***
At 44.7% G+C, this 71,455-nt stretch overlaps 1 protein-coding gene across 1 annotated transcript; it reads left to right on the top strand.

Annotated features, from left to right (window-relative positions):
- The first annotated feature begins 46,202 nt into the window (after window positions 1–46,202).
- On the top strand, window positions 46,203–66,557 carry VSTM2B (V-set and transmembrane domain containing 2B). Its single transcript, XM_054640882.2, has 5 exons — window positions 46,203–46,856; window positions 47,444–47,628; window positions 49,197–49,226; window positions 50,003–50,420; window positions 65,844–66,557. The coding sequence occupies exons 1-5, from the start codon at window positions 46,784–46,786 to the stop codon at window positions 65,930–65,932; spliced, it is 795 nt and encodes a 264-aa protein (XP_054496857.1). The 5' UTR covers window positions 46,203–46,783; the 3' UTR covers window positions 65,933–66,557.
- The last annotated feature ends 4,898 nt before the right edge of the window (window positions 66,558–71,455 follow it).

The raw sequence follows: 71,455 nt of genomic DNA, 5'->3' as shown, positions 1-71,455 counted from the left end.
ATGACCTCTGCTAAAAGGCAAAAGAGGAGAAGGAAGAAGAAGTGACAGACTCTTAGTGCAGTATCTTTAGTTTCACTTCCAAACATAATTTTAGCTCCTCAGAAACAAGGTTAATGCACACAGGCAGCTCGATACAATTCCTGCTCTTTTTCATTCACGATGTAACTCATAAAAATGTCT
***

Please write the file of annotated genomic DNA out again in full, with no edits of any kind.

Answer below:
At 44.7% G+C, this 71,455-nt stretch overlaps 1 protein-coding gene across 1 annotated transcript; it reads left to right on the top strand.

Annotated features, from left to right (window-relative positions):
- The first annotated feature begins 46,202 nt into the window (after window positions 1–46,202).
- On the top strand, window positions 46,203–66,557 carry VSTM2B (V-set and transmembrane domain containing 2B). Its single transcript, XM_054640882.2, has 5 exons — window positions 46,203–46,856; window positions 47,444–47,628; window positions 49,197–49,226; window positions 50,003–50,420; window positions 65,844–66,557. The coding sequence occupies exons 1-5, from the start codon at window positions 46,784–46,786 to the stop codon at window positions 65,930–65,932; spliced, it is 795 nt and encodes a 264-aa protein (XP_054496857.1). The 5' UTR covers window positions 46,203–46,783; the 3' UTR covers window positions 65,933–66,557.
- The last annotated feature ends 4,898 nt before the right edge of the window (window positions 66,558–71,455 follow it).

The raw sequence follows: 71,455 nt of genomic DNA, 5'->3' as shown, positions 1-71,455 counted from the left end.
ATGACCTCTGCTAAAAGGCAAAAGAGGAGAAGGAAGAAGAAGTGACAGACTCTTAGTGCAGTATCTTTAGTTTCACTTCCAAACATAATTTTAGCTCCTCAGAAACAAGGTTAATGCACACAGGCAGCTCGATACAATTCCTGCTCTTTTTCATTCACGATGTAACTCATAAAAATGTCT